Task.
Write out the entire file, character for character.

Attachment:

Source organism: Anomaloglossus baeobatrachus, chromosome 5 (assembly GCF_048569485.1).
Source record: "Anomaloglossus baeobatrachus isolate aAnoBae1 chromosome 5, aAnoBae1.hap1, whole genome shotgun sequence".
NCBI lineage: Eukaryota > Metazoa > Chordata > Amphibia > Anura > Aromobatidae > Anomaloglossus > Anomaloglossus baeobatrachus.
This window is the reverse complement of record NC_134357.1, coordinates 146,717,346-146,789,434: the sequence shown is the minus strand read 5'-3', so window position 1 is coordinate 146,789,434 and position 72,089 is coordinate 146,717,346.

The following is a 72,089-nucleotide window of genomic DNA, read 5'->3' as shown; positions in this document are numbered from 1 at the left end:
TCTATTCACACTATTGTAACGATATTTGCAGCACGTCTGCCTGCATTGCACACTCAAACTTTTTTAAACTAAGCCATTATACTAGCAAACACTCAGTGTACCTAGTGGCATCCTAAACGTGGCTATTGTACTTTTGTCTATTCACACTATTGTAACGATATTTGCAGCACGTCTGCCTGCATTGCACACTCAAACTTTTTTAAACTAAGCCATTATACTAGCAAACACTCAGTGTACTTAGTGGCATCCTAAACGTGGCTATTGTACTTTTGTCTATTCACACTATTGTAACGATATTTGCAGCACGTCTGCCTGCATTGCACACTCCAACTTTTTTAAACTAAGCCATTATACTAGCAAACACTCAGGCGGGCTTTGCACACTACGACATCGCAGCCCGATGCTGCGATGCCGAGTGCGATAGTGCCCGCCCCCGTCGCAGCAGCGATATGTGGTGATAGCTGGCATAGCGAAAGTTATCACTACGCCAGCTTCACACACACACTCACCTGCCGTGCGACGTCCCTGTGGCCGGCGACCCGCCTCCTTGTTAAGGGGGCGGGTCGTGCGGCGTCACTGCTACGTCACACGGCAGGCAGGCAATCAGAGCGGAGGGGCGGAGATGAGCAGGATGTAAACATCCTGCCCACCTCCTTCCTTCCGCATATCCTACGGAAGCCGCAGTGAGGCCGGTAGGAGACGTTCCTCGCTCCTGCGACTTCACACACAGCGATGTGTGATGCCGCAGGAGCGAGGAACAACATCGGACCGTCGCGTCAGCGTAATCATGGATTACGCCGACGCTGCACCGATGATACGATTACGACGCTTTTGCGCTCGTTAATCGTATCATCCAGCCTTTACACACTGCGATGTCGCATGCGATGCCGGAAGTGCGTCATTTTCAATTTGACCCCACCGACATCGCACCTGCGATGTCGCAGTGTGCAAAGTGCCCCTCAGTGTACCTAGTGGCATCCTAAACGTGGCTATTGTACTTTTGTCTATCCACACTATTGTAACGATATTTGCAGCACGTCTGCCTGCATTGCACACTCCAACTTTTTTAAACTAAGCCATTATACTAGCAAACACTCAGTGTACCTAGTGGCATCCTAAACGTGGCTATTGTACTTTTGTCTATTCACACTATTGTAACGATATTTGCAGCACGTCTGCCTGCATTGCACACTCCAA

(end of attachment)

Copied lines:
Source organism: Anomaloglossus baeobatrachus, chromosome 5 (assembly GCF_048569485.1).
Source record: "Anomaloglossus baeobatrachus isolate aAnoBae1 chromosome 5, aAnoBae1.hap1, whole genome shotgun sequence".
NCBI lineage: Eukaryota > Metazoa > Chordata > Amphibia > Anura > Aromobatidae > Anomaloglossus > Anomaloglossus baeobatrachus.
This window is the reverse complement of record NC_134357.1, coordinates 146,717,346-146,789,434: the sequence shown is the minus strand read 5'-3', so window position 1 is coordinate 146,789,434 and position 72,089 is coordinate 146,717,346.

The following is a 72,089-nucleotide window of genomic DNA, read 5'->3' as shown; positions in this document are numbered from 1 at the left end:
TCTATTCACACTATTGTAACGATATTTGCAGCACGTCTGCCTGCATTGCACACTCAAACTTTTTTAAACTAAGCCATTATACTAGCAAACACTCAGTGTACCTAGTGGCATCCTAAACGTGGCTATTGTACTTTTGTCTATTCACACTATTGTAACGATATTTGCAGCACGTCTGCCTGCATTGCACACTCAAACTTTTTTAAACTAAGCCATTATACTAGCAAACACTCAGTGTACTTAGTGGCATCCTAAACGTGGCTATTGTACTTTTGTCTATTCACACTATTGTAACGATATTTGCAGCACGTCTGCCTGCATTGCACACTCCAACTTTTTTAAACTAAGCCATTATACTAGCAAACACTCAGGCGGGCTTTGCACACTACGACATCGCAGCCCGATGCTGCGATGCCGAGTGCGATAGTGCCCGCCCCCGTCGCAGCAGCGATATGTGGTGATAGCTGGCATAGCGAAAGTTATCACTACGCCAGCTTCACACACACACTCACCTGCCGTGCGACGTCCCTGTGGCCGGCGACCCGCCTCCTTGTTAAGGGGGCGGGTCGTGCGGCGTCACTGCTACGTCACACGGCAGGCAGGCAATCAGAGCGGAGGGGCGGAGATGAGCAGGATGTAAACATCCTGCCCACCTCCTTCCTTCCGCATATCCTACGGAAGCCGCAGTGAGGCCGGTAGGAGACGTTCCTCGCTCCTGCGACTTCACACACAGCGATGTGTGATGCCGCAGGAGCGAGGAACAACATCGGACCGTCGCGTCAGCGTAATCATGGATTACGCCGACGCTGCACCGATGATACGATTACGACGCTTTTGCGCTCGTTAATCGTATCATCCAGCCTTTACACACTGCGATGTCGCATGCGATGCCGGAAGTGCGTCATTTTCAATTTGACCCCACCGACATCGCACCTGCGATGTCGCAGTGTGCAAAGTGCCCCTCAGTGTACCTAGTGGCATCCTAAACGTGGCTATTGTACTTTTGTCTATCCACACTATTGTAACGATATTTGCAGCACGTCTGCCTGCATTGCACACTCCAACTTTTTTAAACTAAGCCATTATACTAGCAAACACTCAGTGTACCTAGTGGCATCCTAAACGTGGCTATTGTACTTTTGTCTATTCACACTATTGTAACGATATTTGCAGCACGTCTGCCTGCATTGCACACTCCAA